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Wednesday, April 11 2018

11:30 AM - 1 PM
Wednesday, Apr 11, 2018 11:30 a.m.

If not recorded, vast annals of history are lost. Pioneering women in petroleum geology entered the field very shortly after men became valued and accepted in the oil exploration...and women were first employed in 1917—the year the American Association of Petroleum Geologists was founded! This was a result of men having been conscripted for World War I. And, notably, this was before women’s suffrage.

Women became subsurface geologists at a time when the tools of the trade were rocks (no electric logs, no seismic, no paleontology) and surface surveying equipment. Interestingly, some of the greatest men in the profession were responsible for hiring, training, promoting, and keeping women in this career—names like Sidney Powers, Everette DeGolyer, George Matson, Alex McCoy, Wallace Pratt, and E. T. Dumble.

Unfortunately, women were required to quit, usually, when they married and mostly only single women survived in the industry after WW I. Some as entrepreneurs, some as well site geologists, and a few, astoundingly, in corporate management. The rare company, Amerada Petroleum, welcomed married women to continue working.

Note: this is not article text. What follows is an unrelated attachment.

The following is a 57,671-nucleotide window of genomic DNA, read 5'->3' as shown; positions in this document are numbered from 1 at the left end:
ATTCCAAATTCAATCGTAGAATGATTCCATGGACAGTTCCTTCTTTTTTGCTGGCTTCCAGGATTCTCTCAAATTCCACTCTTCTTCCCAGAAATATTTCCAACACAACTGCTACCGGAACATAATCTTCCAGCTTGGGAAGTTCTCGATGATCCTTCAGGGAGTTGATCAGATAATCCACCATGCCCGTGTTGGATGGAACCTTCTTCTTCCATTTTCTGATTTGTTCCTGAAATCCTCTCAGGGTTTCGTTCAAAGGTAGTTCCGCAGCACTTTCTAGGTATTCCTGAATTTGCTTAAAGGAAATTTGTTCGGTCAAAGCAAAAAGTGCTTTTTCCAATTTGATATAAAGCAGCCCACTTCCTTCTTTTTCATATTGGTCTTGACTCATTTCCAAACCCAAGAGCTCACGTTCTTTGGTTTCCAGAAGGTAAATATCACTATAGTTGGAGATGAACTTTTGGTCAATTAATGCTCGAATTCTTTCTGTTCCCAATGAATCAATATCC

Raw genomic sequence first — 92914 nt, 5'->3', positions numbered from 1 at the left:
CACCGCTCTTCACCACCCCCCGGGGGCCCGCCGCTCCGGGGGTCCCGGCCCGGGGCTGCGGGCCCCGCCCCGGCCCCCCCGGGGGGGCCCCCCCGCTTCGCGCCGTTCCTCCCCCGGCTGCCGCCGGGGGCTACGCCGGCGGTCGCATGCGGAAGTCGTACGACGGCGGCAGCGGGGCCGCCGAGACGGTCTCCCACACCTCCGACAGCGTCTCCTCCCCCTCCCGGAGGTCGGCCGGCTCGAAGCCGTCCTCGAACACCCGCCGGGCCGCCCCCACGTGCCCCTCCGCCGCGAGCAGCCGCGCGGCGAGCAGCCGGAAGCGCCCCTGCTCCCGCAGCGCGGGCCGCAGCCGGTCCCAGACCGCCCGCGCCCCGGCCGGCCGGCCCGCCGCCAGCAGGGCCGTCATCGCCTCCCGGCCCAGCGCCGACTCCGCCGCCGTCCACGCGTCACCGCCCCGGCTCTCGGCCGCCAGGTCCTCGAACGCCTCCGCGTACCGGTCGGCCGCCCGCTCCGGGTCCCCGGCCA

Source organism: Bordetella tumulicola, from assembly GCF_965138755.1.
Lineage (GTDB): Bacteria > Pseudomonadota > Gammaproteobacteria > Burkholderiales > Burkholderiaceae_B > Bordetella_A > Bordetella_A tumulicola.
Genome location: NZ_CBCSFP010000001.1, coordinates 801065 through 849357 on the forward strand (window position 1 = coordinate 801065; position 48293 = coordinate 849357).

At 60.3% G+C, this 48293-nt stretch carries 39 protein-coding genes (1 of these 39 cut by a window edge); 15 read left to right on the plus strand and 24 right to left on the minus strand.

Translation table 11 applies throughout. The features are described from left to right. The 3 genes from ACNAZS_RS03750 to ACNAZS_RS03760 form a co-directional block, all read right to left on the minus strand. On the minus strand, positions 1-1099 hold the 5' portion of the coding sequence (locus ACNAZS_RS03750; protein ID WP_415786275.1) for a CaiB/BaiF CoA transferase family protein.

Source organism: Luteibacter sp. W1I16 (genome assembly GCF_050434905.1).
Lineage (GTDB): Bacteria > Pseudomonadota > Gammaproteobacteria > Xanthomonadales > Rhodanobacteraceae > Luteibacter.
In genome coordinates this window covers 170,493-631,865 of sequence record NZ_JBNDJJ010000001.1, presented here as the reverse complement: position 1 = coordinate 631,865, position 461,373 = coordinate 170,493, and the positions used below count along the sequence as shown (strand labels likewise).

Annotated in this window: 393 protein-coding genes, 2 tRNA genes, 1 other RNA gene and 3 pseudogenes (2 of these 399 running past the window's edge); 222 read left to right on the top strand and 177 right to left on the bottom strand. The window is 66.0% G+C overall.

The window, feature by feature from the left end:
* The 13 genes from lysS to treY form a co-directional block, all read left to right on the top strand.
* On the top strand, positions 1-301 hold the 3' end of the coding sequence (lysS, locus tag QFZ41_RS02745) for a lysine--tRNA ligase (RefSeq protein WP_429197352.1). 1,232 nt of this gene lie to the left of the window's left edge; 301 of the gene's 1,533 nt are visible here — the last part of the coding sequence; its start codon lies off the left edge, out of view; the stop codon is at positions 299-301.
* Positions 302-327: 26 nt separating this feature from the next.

Soon after World War I women were responsible for the biggest technological advancement in subsurface petroleum exploration...working out stratigraphy with micropaleontology...which, without well logs and seismic, became absolutely essential within all oil companies. This led almost immediately to immense improvement in the economics for drilling and ultimately the establishment of the Society for Economic Paleontology and Mineralogy (SEPM).

World War II created new opportunities again for women to enter the geologic workforce and they did in droves. With the onset of electric logs and seismic, women could venture into exploration using the newest technology. But again, careers were discouraged after the war, both when women married and also because a new social order was developing...a powerful social dynamic of putting the “little ladies” back in the home “free of the burden of working”—the June Cleaver era. For the next thirty years it was a struggle for a woman to get an exploration job...and if they did, it always came bundled with menial tasks and inferior pay.

In the early 1970s, the EEOC threatened oil companies with denying them federal leases if they did not have a “diversity” plan for hiring women and other minorities. An immediate response resulted in the hiring of great numbers of women. Affirmative Action actually worked and had lasting effects. Within a very few years women thought they were only hired for their brains! And by then, they probably were. But, the world had long forgotten the smart and enduring women who were the real pioneers.